Appetite for Vietnamese sandwich drives wheat demand

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Cally DupeThe West Australian

Growing appetite for the Viet-namese version of a sandwich is driving demand for Australian wheat, researchers say.

Bánh mì is a baguette-style roll filled with meat and salad, sold at roadside stalls and in restaurants across Vietnam.

About 35 per cent of all Australian wheat exported to Vietnam is used to create bread, with a favourite the baguette-style bánh mì.

The majority of wheat, 40-45 per cent, is used to create noodles but demand for bread is rising as the Vietnamese adopt Western eating habits.

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Australian Export Grains Innovation Centre staff recently travelled with flour millers to discuss quality targets for bread and noddle products.

AEGIC market requirements and opportunities program leader Roslyn Jettner said Australian wheat created the preferred taste and golden crust for bánh mì.

“Australian wheat is well regarded in Vietnam for its white flour and bran colour, low moisture, high milling yield and functional attributes,” Ms Jettner said.

“Miller feedback gathered by AEGIC suggests bread consumption is increasing and instant noodle consumption remains strong.”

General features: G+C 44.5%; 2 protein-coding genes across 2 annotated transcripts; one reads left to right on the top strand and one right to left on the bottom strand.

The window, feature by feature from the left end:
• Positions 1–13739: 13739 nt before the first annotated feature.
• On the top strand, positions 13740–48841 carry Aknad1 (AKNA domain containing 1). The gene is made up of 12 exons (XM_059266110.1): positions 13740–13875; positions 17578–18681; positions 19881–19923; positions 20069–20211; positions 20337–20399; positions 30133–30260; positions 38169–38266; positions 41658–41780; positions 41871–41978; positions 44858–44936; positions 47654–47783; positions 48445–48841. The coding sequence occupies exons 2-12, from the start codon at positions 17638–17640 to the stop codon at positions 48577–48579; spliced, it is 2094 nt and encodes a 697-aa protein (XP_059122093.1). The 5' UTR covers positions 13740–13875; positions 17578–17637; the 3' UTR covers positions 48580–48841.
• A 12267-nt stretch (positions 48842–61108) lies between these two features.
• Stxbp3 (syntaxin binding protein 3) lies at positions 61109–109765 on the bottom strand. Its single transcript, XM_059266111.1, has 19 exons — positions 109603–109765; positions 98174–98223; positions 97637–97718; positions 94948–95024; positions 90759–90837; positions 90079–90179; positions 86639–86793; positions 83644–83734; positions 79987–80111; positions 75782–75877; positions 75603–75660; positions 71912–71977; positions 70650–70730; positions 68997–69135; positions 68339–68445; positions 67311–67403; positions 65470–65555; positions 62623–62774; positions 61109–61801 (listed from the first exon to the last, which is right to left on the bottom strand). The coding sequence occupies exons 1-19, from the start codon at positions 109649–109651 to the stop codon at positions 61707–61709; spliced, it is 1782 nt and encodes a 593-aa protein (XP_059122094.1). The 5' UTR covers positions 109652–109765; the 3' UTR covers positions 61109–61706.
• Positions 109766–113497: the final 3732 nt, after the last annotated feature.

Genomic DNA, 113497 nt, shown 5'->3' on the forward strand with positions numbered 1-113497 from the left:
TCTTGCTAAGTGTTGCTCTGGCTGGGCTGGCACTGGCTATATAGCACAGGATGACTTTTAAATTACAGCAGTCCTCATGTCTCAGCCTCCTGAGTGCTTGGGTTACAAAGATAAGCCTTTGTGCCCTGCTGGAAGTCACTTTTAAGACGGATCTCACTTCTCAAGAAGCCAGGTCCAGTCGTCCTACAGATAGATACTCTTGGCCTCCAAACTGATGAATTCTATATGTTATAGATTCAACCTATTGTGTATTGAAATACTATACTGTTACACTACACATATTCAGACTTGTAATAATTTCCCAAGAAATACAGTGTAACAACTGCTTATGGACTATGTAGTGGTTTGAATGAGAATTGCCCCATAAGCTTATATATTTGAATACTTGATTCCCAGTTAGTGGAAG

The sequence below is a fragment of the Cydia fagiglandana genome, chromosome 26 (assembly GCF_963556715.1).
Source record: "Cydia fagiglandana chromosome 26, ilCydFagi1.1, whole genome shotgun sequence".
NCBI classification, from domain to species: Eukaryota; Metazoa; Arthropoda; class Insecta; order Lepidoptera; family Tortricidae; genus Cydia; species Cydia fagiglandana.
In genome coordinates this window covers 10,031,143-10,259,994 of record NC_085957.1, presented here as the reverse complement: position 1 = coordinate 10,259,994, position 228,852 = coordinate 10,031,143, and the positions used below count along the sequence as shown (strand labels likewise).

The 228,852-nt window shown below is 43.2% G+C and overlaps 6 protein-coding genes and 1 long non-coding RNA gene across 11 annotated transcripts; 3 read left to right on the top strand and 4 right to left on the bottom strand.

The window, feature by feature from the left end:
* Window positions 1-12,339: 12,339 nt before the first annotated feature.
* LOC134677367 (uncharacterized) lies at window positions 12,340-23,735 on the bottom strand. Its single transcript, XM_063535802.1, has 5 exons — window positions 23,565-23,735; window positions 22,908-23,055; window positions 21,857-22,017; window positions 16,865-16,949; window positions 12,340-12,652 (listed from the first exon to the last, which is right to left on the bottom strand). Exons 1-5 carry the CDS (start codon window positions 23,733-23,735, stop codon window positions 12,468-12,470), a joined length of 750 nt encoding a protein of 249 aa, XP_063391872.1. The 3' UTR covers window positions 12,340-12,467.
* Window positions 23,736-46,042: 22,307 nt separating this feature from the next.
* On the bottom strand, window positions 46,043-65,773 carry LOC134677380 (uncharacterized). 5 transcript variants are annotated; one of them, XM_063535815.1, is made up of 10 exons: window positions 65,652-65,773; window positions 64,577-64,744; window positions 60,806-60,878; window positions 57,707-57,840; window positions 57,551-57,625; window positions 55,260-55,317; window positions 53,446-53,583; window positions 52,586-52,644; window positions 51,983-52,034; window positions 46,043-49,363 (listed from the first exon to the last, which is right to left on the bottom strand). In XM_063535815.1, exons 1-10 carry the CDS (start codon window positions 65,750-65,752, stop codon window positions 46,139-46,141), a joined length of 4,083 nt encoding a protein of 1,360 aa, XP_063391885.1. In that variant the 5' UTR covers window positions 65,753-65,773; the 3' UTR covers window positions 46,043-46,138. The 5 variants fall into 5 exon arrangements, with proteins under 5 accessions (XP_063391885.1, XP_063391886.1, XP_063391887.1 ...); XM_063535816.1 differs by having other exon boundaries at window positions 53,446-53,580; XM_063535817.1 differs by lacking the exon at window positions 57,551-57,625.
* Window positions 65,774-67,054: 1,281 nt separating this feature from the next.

Vietnam is the second-biggest market for Australian wheat with about 15 per cent used to make confectionery and 10 per cent for aquaculture feed.

About 1.5 million tonnes of wheat valued at $466 million is shipped from Australia to Vietnam each year, most of which is used to make noodles.

Ms Jettner said the name bánh mì was synonymous with a delicious street food sandwich popular in Vietnam and around the world.

“In line with other countries in Asia, consumers in Vietnam are increasing their consumption of bread and other baked products,” she said.

She said AEGIC’s in-market research would provide quantitative data about desired wheat quality characteristics. The data will then be used to support classification and research investment back in Australia.

Ms Jettner said it was essential Australia kept up with demand in the face of competition from North America.

“Strong technical engagement from North America is driving an increase in wheat imports for baking applications,” she said.

The project funded by Grains Research and Development Corporation and AEGIC.

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